As a board member and Communications Director for PRSA San Francisco Bay Area, our own Brooks Wallace recently interviewed a Bay Area reporter as part of a Meet the Media series. In this Q+A, Brooks spoke with Marisa Kendall, Housing Reporter at The Mercury News to learn more about the work she does on a daily basis and to learn more about her hobbies and interests.
I’ve wanted to be a journalist since I was 16, when I got my first internship at my local weekly newspaper: The Wellesley Townsman in Massachusetts. From then on, I kept working to make that happen, getting more internships, writing for and editing my college paper (The Eagle at American University) and finally getting my first job.
You’ve covered everything from tech startups to crime to housing. Which do you like best?
I’ve enjoyed all the beats I’ve covered, and I think what I like best is that variety. I like starting a new beat that I know little about, and spending time learning about the subject and getting to know sources. Each beat I’ve worked had its pros and cons. When I covered crime, it was pretty typical for at least one of my interviews each day to cry. It was a very emotional beat, and I also sometimes had to deal with the friends and family of crime victims directing their anger and grief at me. Covering tech was much less emotional, but it was fascinating to learn about the new technology being dreamed up in Silicon Valley, and get an inside glimpse into the lives of the people who make it. Now that I’m covering housing, I’m dealing much more with every-day people and their emotions again, while also learning all about the economics of the housing market, zoning rules, and everything else.
What do you love about your job?
I first got interested in journalism because I love to write. I also love the excitement and variety of my job — each day finds me doing something different, and you never know when big news will break and send your day in a completely unexpected direction. And I enjoy the people I get to meet and interview.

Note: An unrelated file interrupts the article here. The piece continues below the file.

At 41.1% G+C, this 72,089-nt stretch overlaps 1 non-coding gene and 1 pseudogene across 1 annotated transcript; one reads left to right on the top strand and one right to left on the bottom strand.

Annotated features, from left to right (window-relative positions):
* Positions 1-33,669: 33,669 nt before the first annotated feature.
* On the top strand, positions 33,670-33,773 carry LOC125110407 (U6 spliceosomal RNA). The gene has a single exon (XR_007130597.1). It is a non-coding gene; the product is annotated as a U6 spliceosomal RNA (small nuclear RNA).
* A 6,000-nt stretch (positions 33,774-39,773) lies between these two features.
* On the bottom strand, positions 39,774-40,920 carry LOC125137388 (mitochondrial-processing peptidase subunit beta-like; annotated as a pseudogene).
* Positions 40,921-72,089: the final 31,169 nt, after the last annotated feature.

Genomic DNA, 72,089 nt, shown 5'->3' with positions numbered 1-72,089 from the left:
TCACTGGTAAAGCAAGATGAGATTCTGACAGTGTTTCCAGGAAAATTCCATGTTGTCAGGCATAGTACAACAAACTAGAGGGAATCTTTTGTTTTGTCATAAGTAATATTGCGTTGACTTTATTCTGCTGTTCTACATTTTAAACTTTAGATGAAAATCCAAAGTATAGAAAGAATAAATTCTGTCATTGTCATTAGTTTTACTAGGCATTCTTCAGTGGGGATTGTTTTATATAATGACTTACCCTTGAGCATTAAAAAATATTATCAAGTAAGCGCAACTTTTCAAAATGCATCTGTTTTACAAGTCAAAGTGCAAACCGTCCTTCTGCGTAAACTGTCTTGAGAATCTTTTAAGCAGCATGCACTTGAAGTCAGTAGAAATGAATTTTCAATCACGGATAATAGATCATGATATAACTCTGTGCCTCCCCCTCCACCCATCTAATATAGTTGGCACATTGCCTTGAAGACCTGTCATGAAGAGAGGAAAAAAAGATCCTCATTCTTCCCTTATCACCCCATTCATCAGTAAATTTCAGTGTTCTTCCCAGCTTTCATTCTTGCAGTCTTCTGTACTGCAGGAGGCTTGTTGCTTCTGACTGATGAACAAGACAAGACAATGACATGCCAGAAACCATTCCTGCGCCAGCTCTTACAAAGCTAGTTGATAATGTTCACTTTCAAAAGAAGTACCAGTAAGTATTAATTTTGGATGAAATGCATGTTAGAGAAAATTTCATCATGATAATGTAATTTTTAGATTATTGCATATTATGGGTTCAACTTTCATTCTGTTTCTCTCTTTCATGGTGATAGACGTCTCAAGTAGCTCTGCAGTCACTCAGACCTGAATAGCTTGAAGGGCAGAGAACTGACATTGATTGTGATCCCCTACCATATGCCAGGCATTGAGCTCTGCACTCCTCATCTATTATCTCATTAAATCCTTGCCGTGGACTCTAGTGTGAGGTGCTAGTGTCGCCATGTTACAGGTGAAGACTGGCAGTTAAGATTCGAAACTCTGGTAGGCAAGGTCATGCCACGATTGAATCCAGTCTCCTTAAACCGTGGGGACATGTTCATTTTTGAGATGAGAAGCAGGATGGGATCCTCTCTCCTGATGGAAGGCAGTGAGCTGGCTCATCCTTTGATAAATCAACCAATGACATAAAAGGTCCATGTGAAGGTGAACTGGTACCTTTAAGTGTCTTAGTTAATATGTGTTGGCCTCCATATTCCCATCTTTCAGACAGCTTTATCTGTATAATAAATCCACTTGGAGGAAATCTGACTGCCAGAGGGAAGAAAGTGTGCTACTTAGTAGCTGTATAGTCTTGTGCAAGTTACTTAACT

How does covering San Francisco differ from South Florida, where you got your start?
One difference is the public records laws in California vs. Florida. Florida’s Sunshine laws are some of the best in the country, and gave us access to a treasure trove of police and government records. California doesn’t have such easy access, which can make gathering information more difficult.
How do you like to work with PR professionals? How do you like to be pitched?
Emailed pitches specifically tailored for the beat that I cover, and for my audience, are usually the most effective. Phone calls really never come at a good time.
Funniest/most memorable pitch you’ve received?
One of my co-workers once got a pitch that basically said: “I enjoyed reading your story about (insert grisly murder or crime he had recently covered), do you want to write about this cool new beer coozy?”
You love a good story. How do you find them? What stories are you currently looking for?
Anything that involves people trying to solve the housing crisis in a unique way, that hasn’t been written before, or stories of people impacted by the crisis that really make you stop and say “woah.”
What are some trends you’re seeing in the media industry? Any suggestions to improve it?
We need to find a better ownership model. Clearly running newspapers as for-profit companies isn’t working anymore. Whether that answer is turning them into nonprofits or foundations, getting benevolent millionaires to buy us, or something else, I don’t know.
What do you do for fun?
I swim and bike, and hang out with my two little dogs. I also read a lot of novels.